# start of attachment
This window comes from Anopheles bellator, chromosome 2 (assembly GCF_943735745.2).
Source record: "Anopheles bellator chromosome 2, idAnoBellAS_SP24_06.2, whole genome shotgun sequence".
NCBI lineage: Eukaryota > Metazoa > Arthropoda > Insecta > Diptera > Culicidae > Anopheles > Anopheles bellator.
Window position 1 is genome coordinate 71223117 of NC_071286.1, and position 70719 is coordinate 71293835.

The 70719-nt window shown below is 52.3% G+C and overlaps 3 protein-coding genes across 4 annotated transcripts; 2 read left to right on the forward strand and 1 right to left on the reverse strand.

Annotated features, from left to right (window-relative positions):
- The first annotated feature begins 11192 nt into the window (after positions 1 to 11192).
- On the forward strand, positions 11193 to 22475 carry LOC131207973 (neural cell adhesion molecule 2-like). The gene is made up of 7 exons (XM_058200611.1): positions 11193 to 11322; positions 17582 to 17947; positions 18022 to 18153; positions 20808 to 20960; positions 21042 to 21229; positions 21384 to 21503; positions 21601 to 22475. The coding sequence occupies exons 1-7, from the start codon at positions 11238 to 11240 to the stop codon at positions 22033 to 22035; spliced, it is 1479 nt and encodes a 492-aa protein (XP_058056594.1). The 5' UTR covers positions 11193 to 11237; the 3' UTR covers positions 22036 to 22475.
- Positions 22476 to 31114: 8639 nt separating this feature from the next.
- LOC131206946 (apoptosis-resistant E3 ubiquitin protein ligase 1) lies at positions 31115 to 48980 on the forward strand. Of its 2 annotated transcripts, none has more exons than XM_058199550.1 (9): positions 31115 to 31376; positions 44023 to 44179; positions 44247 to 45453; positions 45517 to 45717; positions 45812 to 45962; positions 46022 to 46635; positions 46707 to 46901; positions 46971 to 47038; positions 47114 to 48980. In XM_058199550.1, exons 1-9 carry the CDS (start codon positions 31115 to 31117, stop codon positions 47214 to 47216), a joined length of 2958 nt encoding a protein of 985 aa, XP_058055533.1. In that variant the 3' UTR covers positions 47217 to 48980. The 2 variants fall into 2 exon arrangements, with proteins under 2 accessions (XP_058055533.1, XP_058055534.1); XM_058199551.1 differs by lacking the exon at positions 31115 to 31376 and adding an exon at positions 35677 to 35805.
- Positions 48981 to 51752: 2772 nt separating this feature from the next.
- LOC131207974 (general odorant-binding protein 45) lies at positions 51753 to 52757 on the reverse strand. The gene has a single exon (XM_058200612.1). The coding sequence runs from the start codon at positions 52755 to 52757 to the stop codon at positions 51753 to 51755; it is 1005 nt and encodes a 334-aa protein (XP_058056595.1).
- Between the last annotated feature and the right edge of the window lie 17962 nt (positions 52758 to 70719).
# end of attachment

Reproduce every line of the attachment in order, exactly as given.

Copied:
This window comes from Anopheles bellator, chromosome 2 (assembly GCF_943735745.2).
Source record: "Anopheles bellator chromosome 2, idAnoBellAS_SP24_06.2, whole genome shotgun sequence".
NCBI lineage: Eukaryota > Metazoa > Arthropoda > Insecta > Diptera > Culicidae > Anopheles > Anopheles bellator.
Window position 1 is genome coordinate 71223117 of NC_071286.1, and position 70719 is coordinate 71293835.

The 70719-nt window shown below is 52.3% G+C and overlaps 3 protein-coding genes across 4 annotated transcripts; 2 read left to right on the forward strand and 1 right to left on the reverse strand.

Annotated features, from left to right (window-relative positions):
- The first annotated feature begins 11192 nt into the window (after positions 1 to 11192).
- On the forward strand, positions 11193 to 22475 carry LOC131207973 (neural cell adhesion molecule 2-like). The gene is made up of 7 exons (XM_058200611.1): positions 11193 to 11322; positions 17582 to 17947; positions 18022 to 18153; positions 20808 to 20960; positions 21042 to 21229; positions 21384 to 21503; positions 21601 to 22475. The coding sequence occupies exons 1-7, from the start codon at positions 11238 to 11240 to the stop codon at positions 22033 to 22035; spliced, it is 1479 nt and encodes a 492-aa protein (XP_058056594.1). The 5' UTR covers positions 11193 to 11237; the 3' UTR covers positions 22036 to 22475.
- Positions 22476 to 31114: 8639 nt separating this feature from the next.
- LOC131206946 (apoptosis-resistant E3 ubiquitin protein ligase 1) lies at positions 31115 to 48980 on the forward strand. Of its 2 annotated transcripts, none has more exons than XM_058199550.1 (9): positions 31115 to 31376; positions 44023 to 44179; positions 44247 to 45453; positions 45517 to 45717; positions 45812 to 45962; positions 46022 to 46635; positions 46707 to 46901; positions 46971 to 47038; positions 47114 to 48980. In XM_058199550.1, exons 1-9 carry the CDS (start codon positions 31115 to 31117, stop codon positions 47214 to 47216), a joined length of 2958 nt encoding a protein of 985 aa, XP_058055533.1. In that variant the 3' UTR covers positions 47217 to 48980. The 2 variants fall into 2 exon arrangements, with proteins under 2 accessions (XP_058055533.1, XP_058055534.1); XM_058199551.1 differs by lacking the exon at positions 31115 to 31376 and adding an exon at positions 35677 to 35805.
- Positions 48981 to 51752: 2772 nt separating this feature from the next.
- LOC131207974 (general odorant-binding protein 45) lies at positions 51753 to 52757 on the reverse strand. The gene has a single exon (XM_058200612.1). The coding sequence runs from the start codon at positions 52755 to 52757 to the stop codon at positions 51753 to 51755; it is 1005 nt and encodes a 334-aa protein (XP_058056595.1).
- Between the last annotated feature and the right edge of the window lie 17962 nt (positions 52758 to 70719).